Skip to content

Recall efforts in Wisconsin

April 5, 2011

We elect representatives every two years both at the national and state levels. If you don’t like the kinds of laws they are passing, you generally have to wait until the next election cycle to remove them. That’s what conservatives and independents did in 2010 after the disastrous election of 2008.

If you’re a liberal, however, patience isn’t your strong suit. Why wait? Get out into the streets and protest. If that doesn’t scare the legislators, recall them. That’s what is happening in Wisconsin.

In the United States, recalls only happen at the state level. Along with the initiative, the referendum, and the direct primary, the recall election was one of the major electoral reforms advocated by leaders of the Progressive movement during the late 19th and early 20th centuries. Colorado has all of these reforms as does Wisconsin, arguably the home of progressivism. If an official is successfully recalled, an election is held to pick the replacement.

Recalls were meant to cover bad behavior–the kind of thing officials can be impeached for–yet they can and do in practice also include votes on policy, especially when it involves taxes. Rarely do recall efforts succeed: Only two lawmakers have ever been removed from office through recall in Wisconsin, according to the Green Bay Press Gazette.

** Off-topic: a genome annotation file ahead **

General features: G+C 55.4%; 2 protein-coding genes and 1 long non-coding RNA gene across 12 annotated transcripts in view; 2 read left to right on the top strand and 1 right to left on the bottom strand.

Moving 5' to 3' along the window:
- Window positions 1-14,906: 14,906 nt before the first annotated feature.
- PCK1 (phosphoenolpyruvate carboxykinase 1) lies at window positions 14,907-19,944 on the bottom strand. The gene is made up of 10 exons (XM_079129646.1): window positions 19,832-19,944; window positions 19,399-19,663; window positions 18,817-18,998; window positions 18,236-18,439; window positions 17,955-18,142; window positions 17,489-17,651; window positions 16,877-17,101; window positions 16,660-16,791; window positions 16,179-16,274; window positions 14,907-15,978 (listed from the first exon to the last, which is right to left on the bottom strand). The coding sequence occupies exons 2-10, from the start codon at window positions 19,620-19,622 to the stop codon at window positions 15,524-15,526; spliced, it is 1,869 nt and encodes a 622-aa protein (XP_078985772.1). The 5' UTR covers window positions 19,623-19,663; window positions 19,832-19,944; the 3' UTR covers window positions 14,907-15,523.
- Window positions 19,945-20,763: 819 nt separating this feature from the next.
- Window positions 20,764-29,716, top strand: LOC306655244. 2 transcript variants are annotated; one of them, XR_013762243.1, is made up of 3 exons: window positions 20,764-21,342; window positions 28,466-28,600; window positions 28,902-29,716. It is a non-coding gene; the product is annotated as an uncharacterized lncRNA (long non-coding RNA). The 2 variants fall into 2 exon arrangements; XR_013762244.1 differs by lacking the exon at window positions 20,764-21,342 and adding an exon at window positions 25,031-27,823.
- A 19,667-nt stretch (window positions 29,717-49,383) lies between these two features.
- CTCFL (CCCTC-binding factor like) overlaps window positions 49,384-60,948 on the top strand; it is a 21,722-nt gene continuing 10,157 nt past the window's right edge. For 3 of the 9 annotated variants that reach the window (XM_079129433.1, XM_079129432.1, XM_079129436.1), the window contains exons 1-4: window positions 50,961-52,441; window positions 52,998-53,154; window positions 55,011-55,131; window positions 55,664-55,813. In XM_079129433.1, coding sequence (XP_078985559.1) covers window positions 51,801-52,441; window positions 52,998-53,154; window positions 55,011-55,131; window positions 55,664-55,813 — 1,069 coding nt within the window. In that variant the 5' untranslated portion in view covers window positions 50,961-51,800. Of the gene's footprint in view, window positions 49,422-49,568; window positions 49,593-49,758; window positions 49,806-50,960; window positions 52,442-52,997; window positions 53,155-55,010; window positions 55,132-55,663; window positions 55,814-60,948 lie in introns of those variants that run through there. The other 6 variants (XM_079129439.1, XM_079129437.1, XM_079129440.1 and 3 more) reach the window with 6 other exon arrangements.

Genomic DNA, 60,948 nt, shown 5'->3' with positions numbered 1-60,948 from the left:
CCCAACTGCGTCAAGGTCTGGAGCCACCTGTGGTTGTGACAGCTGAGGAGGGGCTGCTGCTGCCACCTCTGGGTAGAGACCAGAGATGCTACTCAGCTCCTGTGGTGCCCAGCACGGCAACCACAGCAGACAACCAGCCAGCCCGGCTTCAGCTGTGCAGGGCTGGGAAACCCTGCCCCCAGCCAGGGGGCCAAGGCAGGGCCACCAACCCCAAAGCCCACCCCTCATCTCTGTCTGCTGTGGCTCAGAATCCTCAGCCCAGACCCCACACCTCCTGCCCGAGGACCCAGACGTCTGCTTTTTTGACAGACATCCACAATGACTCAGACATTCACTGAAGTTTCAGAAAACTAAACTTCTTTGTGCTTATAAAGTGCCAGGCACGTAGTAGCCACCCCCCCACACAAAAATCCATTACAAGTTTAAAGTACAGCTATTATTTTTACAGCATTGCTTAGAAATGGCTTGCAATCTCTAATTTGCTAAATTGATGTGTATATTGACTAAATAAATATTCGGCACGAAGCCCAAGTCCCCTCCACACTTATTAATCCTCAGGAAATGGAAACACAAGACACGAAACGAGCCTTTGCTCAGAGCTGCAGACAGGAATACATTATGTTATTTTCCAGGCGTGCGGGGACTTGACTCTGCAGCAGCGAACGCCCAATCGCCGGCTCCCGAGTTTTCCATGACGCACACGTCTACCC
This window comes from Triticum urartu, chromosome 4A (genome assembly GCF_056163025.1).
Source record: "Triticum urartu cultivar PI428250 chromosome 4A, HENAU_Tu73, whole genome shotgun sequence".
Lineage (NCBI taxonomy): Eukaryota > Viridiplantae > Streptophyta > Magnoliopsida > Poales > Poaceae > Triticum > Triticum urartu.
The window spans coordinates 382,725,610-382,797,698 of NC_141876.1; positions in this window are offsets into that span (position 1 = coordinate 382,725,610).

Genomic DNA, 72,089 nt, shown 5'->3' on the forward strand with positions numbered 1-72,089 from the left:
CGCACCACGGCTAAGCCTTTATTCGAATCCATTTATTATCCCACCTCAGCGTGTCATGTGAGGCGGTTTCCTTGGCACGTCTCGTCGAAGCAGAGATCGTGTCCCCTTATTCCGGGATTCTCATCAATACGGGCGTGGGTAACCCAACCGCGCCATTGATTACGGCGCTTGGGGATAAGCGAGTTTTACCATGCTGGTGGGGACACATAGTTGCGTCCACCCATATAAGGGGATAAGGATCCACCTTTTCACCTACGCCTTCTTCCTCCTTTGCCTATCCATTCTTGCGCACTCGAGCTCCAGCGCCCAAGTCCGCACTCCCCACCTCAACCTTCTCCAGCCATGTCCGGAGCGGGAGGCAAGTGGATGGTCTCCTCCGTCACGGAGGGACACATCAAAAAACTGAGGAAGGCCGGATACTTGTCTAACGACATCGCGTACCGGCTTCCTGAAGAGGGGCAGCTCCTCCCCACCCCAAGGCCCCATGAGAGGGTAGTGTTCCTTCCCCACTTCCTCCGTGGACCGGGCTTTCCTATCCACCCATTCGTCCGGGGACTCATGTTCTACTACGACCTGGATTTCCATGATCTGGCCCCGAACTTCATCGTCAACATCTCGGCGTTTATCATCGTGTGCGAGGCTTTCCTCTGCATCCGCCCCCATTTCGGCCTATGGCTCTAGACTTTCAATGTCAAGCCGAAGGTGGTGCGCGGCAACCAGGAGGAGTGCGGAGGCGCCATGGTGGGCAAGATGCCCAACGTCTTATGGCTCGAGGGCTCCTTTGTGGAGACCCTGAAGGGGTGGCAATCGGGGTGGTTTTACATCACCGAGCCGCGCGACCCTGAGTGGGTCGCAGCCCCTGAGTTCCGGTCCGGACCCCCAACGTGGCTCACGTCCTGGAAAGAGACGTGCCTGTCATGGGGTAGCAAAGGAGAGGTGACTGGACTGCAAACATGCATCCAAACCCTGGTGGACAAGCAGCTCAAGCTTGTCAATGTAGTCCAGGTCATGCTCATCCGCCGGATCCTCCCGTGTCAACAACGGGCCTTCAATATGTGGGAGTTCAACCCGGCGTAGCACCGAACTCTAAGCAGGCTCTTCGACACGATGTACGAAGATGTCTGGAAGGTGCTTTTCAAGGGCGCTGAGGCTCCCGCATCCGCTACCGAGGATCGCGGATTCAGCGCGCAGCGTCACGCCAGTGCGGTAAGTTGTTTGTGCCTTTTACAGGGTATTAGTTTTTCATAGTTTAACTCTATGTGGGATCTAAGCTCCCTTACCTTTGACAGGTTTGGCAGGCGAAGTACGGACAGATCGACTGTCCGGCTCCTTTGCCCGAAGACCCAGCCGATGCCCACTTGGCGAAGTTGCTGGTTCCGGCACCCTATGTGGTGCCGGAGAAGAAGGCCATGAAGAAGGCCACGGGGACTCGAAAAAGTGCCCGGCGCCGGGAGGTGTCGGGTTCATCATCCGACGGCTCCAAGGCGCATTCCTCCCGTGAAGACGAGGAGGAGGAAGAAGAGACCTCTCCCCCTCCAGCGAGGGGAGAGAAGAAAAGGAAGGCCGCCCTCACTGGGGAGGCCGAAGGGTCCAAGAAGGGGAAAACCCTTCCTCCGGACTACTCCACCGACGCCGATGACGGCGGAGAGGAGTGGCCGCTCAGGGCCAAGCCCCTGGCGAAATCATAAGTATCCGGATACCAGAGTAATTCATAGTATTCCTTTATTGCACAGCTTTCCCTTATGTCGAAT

Even if not successful in removing a legislator from office, a recall can threaten the legislator into compliance. That kind of bullying is a favorite union tactic and they’re engaging in it full throttle. One block from the capitol, they’ve set up a phone bank to target three Republican senators: not because these three are different from the other GOP senators, but because they are in districts the unions think they can turn. Jose Bucio, an AFL-CIO coordinator from Milwaukee, said the union has no plans to leave Madison or give up on the collective bargaining issue. “We’re here to try to get back what we need,” he said. “The battle’s not over.”

The AFL-CIO does have public employee union affiliates in Wisconsin. Yet in order to win more sympathy, the unions have framed the issue as collective bargaining rights for all unions, not just public employee unions.

And yes, the Republicans are pushing recalls, too. In their case, the basis is the fact that the Democrat senators fled the state and abandoned their duties. “The number of active recall committees is unprecedented,” said Reid Magney, spokesman for the nonpartisan Government and Accountability Board, the body charged with overseeing the process.

Nineteen committees are in the process of collecting signatures. The accountability board recently ruled that committees could accept unlimited donations to support the signature-gathering process–this is certain to help the unions.

Recalls face an uphill battle. I recommend reading the full Green Bay Press Gazette article if you’re interested in all the details. Dennis Dresang, political science professor at the University of Wisconsin-Madison, said “You don’t want this done on a whim. You really want it done because there is a serious breach of trust.”



Comments are closed.

%d bloggers like this: